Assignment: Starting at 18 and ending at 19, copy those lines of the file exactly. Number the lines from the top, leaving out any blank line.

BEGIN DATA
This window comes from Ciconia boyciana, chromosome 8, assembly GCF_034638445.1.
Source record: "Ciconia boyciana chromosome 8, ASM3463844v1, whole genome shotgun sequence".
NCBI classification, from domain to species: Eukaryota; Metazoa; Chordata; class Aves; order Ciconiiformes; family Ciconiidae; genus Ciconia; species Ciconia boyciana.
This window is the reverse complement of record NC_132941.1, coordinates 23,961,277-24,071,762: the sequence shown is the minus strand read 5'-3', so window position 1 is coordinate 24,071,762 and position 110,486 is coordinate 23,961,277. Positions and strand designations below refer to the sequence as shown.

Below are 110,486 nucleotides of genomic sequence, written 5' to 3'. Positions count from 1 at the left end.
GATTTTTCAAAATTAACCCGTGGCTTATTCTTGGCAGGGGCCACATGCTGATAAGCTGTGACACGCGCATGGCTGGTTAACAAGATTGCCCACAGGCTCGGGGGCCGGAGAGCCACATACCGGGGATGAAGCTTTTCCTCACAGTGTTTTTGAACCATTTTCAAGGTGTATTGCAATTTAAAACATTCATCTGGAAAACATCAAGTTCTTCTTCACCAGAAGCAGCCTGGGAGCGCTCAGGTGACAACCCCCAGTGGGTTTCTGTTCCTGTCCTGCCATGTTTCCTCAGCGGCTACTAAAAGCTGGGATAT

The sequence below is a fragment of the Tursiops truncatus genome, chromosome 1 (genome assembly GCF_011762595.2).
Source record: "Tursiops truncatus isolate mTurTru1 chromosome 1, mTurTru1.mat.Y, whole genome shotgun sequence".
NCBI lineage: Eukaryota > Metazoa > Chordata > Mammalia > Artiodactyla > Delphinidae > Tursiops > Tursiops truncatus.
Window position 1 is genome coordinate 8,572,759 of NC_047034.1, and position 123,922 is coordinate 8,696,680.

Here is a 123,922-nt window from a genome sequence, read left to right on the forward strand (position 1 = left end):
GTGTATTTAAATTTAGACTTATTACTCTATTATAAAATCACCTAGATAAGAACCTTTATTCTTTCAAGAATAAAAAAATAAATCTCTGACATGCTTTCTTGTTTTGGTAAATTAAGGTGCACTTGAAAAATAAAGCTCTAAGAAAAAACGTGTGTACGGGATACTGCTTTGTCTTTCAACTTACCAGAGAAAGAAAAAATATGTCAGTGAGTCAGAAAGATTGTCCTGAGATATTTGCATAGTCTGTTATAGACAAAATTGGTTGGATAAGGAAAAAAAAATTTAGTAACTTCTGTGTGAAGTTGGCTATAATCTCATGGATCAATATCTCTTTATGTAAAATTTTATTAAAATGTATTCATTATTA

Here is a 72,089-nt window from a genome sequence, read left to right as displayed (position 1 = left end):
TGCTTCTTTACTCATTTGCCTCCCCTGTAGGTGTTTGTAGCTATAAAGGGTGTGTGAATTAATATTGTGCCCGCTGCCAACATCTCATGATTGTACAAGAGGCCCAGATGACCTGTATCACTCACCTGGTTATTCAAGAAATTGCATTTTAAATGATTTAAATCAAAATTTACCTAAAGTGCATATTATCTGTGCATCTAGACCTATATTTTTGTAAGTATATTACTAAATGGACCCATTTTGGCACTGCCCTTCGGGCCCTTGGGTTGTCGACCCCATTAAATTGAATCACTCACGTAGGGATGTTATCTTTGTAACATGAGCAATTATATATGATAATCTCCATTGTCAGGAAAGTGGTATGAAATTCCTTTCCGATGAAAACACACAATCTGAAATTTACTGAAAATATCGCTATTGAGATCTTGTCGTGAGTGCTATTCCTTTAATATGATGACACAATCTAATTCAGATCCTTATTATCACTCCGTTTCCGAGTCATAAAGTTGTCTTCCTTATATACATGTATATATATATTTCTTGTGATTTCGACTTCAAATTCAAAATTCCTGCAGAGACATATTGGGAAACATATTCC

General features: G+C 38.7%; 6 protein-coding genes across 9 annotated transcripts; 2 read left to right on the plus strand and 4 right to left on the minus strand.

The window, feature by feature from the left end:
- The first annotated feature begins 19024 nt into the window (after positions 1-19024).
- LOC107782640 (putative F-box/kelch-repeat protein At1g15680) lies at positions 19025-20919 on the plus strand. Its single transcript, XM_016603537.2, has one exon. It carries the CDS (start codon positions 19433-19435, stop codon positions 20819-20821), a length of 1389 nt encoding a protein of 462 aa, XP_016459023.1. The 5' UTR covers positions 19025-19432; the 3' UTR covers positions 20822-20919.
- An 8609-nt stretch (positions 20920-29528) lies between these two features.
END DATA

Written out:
- LOC107782640 (putative F-box/kelch-repeat protein At1g15680) lies at positions 19025-20919 on the plus strand. Its single transcript, XM_016603537.2, has one exon. It carries the CDS (start codon positions 19433-19435, stop codon positions 20819-20821), a length of 1389 nt encoding a protein of 462 aa, XP_016459023.1. The 5' UTR covers positions 19025-19432; the 3' UTR covers positions 20822-20919.
- An 8609-nt stretch (positions 20920-29528) lies between these two features.